- Tobacco smoke
- Pet hair & dander
- Cleaning products
- Outside contaminants
- Carpets & paint
- Open fires
It’s really quite shocking to consider just how many pollutants we are exposed to in our modern homes. In fact, the newer and better insulated the home, the more we are affected, as there is less fresh air coming in from outside. And when we consider that many of us live in built-up areas, close to busy roads, it’s clear that even the outside air may not be all that fresh.
All this adds up to a cocktail of pollutants that we’re breathing in every single day of our lives. Unfortunately, it doesn’t look as though that will improve any time soon; governments are unwilling to act, people don’t want to give up their cars, and businesses continue to produce the goods that we demand. So in the absence of any major initiatives to produce cleaner air, the onus is on us as individuals to keep the air in our own homes clean. Air purifiers are the best way to ensure that.
What to look for when choosing an Air Purifier
Budget will of course play a major part in choosing from the many air purifiers on the market. That aside, it can be a bewildering choice. Most purifiers use a combination of different methods to ensure a more effective result. So it’s important to select one with a multistage filtration method.
What else might influence your decision?
Whole-house purifiers are, naturally, expensive to install. However, they are the most efficient method. However, if this kind of expense is outside your budget, there are plenty of portable purifiers. These vary in size, and can be a more practical option if you would like to use the unit in different rooms; this will avoid the necessity to purchase a number of machines, although is not so practical if your family tend to be in different rooms.
Space & capacity.
Some units are quite compact, and therefore ideal for small spaces such as an individual office or a flat/studio. The capacity of a unit (the area it can cover) will also vary. Whichever you buy, you will need a unit that can cover a slightly wider space than the dimensions of your room/office. This will ensure maximum efficiency.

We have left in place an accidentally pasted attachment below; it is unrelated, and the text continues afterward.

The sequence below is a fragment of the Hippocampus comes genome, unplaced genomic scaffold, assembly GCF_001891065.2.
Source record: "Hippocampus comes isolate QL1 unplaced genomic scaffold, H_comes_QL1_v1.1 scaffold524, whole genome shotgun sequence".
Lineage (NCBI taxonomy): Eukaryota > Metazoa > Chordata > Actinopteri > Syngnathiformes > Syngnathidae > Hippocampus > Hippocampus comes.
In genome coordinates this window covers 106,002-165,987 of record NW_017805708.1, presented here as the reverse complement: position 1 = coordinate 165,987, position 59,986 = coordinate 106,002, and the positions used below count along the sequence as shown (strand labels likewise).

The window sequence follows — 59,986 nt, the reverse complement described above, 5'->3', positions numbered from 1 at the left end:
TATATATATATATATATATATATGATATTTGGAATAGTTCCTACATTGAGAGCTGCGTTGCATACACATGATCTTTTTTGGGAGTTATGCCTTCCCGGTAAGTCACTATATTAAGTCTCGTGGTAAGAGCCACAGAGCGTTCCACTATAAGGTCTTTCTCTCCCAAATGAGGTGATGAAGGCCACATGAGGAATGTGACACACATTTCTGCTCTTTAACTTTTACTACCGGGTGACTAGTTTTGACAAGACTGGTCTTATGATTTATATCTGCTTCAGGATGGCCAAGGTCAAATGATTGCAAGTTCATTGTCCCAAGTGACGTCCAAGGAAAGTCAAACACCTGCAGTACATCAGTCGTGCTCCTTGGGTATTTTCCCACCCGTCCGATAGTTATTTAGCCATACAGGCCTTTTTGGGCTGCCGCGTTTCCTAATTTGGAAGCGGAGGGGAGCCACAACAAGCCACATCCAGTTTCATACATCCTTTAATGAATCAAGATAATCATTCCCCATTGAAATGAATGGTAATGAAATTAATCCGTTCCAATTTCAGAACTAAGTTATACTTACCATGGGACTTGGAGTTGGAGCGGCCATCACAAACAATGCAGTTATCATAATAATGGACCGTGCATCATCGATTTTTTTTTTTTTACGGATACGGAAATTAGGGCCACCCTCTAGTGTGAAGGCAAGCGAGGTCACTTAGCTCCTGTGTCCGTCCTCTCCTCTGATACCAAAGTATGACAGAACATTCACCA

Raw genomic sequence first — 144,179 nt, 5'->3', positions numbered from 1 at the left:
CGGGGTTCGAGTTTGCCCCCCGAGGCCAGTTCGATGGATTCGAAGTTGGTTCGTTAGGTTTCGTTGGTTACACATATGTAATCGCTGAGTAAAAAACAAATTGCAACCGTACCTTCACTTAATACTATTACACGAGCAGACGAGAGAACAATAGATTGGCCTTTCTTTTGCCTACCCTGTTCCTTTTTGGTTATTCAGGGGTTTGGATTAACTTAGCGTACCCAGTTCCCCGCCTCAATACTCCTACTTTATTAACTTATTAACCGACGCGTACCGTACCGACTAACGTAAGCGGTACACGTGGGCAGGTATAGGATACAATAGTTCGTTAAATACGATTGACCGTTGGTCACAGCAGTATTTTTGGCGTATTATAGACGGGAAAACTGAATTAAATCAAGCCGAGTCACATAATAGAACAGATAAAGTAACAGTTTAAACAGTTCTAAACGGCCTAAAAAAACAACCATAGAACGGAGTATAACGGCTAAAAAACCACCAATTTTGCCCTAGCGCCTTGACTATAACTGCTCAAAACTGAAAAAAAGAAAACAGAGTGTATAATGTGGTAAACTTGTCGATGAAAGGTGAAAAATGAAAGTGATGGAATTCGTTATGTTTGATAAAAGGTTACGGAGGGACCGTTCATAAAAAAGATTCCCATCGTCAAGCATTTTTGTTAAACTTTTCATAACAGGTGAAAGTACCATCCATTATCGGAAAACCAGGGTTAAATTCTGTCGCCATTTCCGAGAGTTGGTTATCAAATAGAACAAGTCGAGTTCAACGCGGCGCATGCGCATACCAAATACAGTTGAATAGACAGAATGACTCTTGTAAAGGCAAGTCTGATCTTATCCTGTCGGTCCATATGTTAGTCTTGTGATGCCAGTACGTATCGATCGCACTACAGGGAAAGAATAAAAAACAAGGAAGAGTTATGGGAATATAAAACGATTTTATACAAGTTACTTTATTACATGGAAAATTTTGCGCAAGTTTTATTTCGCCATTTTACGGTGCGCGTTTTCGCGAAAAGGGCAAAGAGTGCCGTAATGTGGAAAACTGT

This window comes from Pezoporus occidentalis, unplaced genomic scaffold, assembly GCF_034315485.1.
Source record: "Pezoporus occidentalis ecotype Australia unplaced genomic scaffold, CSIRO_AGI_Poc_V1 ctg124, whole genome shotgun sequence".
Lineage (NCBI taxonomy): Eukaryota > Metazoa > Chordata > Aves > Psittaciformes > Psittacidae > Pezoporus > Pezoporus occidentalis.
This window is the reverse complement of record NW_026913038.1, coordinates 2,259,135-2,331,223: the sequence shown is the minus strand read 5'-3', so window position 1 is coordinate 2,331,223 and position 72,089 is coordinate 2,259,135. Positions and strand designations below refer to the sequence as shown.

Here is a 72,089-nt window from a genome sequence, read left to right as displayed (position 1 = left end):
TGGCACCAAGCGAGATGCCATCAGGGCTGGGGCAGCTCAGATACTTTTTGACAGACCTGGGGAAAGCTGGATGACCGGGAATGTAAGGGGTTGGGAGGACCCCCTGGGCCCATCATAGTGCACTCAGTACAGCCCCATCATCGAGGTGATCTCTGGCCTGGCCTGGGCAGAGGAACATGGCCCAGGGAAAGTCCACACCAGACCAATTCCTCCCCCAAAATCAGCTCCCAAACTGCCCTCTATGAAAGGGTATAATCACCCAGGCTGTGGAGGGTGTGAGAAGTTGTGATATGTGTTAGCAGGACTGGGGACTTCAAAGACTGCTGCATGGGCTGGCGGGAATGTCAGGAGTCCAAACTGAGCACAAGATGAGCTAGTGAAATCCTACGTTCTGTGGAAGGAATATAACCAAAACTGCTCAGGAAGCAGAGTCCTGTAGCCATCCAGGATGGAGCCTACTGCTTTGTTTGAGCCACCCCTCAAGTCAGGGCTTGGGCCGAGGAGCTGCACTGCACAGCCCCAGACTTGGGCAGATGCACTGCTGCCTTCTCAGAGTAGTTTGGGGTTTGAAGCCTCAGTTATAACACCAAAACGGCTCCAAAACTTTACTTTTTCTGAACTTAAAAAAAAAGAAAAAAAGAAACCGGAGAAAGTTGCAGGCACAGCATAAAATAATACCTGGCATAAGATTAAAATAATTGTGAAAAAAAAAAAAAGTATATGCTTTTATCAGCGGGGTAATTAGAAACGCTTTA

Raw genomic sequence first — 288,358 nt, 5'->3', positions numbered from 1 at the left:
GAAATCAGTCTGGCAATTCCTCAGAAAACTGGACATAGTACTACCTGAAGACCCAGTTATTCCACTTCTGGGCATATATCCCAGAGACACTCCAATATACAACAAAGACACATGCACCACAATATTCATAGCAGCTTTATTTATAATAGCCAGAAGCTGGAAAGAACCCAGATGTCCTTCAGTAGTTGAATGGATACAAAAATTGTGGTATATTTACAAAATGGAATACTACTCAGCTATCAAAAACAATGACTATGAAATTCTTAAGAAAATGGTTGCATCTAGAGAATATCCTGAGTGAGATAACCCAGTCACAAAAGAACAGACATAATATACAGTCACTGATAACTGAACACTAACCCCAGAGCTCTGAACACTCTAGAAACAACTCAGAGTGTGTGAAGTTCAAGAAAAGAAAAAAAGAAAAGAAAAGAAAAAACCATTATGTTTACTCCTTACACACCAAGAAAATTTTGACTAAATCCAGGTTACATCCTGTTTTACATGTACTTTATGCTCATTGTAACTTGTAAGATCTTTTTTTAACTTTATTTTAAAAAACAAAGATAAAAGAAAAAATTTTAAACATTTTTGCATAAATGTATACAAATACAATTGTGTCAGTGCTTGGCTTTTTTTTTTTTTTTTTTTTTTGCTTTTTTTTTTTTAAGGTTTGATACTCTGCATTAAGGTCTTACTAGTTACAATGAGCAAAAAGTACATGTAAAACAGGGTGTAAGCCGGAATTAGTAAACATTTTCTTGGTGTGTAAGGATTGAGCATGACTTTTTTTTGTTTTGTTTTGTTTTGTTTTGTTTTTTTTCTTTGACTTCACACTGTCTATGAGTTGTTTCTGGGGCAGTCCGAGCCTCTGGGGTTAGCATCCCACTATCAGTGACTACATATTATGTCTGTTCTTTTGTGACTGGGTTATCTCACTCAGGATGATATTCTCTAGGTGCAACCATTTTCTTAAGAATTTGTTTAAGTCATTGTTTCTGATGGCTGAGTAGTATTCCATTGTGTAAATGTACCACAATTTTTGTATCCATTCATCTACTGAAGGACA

A good unit will cost from £26-£72 per annum to run (source: Which Magazine). You will also need to replace the filters regularly.
HEPA filters are a useful option if you want a low-maintenance Air Purifier. They are not only efficient, but as you can vacuum the filter you won’t need to replace it as frequently as you would with other types of filters. If you choose a different type, you will probably have to replace it every few months; look for a machine with an indicator to tell you when it is time to replace the filter.
If you intend to leave your unit running at night, or you are easily bothered by noise, you should opt for a quieter version. Some units have a quiet mode that you can select. You can also pick a machine that is made for a wider area, and use it on lower speeds.
How much do you need to spend?
This is one area where opting for a cheap unit can be virtually useless. If the machine doesn’t function efficiently, you are throwing your money away. Many lack the necessary power to clean the air, which means that they work so slowly the air never really gets clean. Speed really does matter here.
There are air purifiers on the market for less than £50, although these entry-level units may not actually be that effective. Expect to spend double that price for a decent machine. But spending at the top end of the market doesn’t mean that you’ll get a more efficient machine though. Look at reviews to compare different models and decide on which one is the best for your needs.
You can, of course, buy an air purifier second-hand, but this can be a false economy. A used model will not carry any guarantee, so if it breaks down you’re stuck with it. You also need to ask yourself why the previous owner is disposing of it. Is it so ineffective that they need to replace it, and just want to make some money back on it?